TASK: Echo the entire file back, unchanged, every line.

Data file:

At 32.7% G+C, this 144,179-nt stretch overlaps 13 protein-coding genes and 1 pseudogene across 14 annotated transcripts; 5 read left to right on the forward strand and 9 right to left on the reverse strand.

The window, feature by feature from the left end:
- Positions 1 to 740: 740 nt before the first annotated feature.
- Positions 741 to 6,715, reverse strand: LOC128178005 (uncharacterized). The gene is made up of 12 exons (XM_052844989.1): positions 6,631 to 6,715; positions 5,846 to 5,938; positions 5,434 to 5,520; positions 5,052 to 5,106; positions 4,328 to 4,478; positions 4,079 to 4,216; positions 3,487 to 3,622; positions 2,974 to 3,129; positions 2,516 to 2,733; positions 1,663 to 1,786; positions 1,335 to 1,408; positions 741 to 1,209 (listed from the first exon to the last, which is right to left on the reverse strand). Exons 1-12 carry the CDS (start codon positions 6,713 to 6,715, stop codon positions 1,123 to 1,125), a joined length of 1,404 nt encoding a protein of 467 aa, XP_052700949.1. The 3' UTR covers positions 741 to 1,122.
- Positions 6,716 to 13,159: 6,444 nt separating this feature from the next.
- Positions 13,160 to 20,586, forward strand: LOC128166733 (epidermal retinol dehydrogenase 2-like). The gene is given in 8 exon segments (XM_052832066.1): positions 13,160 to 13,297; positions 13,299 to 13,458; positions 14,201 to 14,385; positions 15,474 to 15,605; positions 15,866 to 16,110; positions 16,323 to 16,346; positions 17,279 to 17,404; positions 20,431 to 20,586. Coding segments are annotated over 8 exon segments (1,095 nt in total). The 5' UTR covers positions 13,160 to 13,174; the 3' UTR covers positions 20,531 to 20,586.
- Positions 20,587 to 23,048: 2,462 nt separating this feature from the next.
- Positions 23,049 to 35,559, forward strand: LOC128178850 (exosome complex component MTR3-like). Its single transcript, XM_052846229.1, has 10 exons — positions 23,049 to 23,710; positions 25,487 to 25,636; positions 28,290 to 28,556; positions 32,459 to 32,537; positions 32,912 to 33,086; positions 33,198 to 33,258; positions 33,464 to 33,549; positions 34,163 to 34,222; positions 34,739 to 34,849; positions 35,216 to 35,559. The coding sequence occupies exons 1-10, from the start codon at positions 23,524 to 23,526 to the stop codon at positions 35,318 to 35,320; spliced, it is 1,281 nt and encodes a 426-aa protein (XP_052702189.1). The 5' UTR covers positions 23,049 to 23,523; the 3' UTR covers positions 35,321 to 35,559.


At 32.7% G+C, this 144,179-nt stretch overlaps 13 protein-coding genes and 1 pseudogene across 14 annotated transcripts; 5 read left to right on the forward strand and 9 right to left on the reverse strand.

The window, feature by feature from the left end:
- Positions 1 to 740: 740 nt before the first annotated feature.
- Positions 741 to 6,715, reverse strand: LOC128178005 (uncharacterized). The gene is made up of 12 exons (XM_052844989.1): positions 6,631 to 6,715; positions 5,846 to 5,938; positions 5,434 to 5,520; positions 5,052 to 5,106; positions 4,328 to 4,478; positions 4,079 to 4,216; positions 3,487 to 3,622; positions 2,974 to 3,129; positions 2,516 to 2,733; positions 1,663 to 1,786; positions 1,335 to 1,408; positions 741 to 1,209 (listed from the first exon to the last, which is right to left on the reverse strand). Exons 1-12 carry the CDS (start codon positions 6,713 to 6,715, stop codon positions 1,123 to 1,125), a joined length of 1,404 nt encoding a protein of 467 aa, XP_052700949.1. The 3' UTR covers positions 741 to 1,122.
- Positions 6,716 to 13,159: 6,444 nt separating this feature from the next.
- Positions 13,160 to 20,586, forward strand: LOC128166733 (epidermal retinol dehydrogenase 2-like). The gene is given in 8 exon segments (XM_052832066.1): positions 13,160 to 13,297; positions 13,299 to 13,458; positions 14,201 to 14,385; positions 15,474 to 15,605; positions 15,866 to 16,110; positions 16,323 to 16,346; positions 17,279 to 17,404; positions 20,431 to 20,586. Coding segments are annotated over 8 exon segments (1,095 nt in total). The 5' UTR covers positions 13,160 to 13,174; the 3' UTR covers positions 20,531 to 20,586.
- Positions 20,587 to 23,048: 2,462 nt separating this feature from the next.
- Positions 23,049 to 35,559, forward strand: LOC128178850 (exosome complex component MTR3-like). Its single transcript, XM_052846229.1, has 10 exons — positions 23,049 to 23,710; positions 25,487 to 25,636; positions 28,290 to 28,556; positions 32,459 to 32,537; positions 32,912 to 33,086; positions 33,198 to 33,258; positions 33,464 to 33,549; positions 34,163 to 34,222; positions 34,739 to 34,849; positions 35,216 to 35,559. The coding sequence occupies exons 1-10, from the start codon at positions 23,524 to 23,526 to the stop codon at positions 35,318 to 35,320; spliced, it is 1,281 nt and encodes a 426-aa protein (XP_052702189.1). The 5' UTR covers positions 23,049 to 23,523; the 3' UTR covers positions 35,321 to 35,559.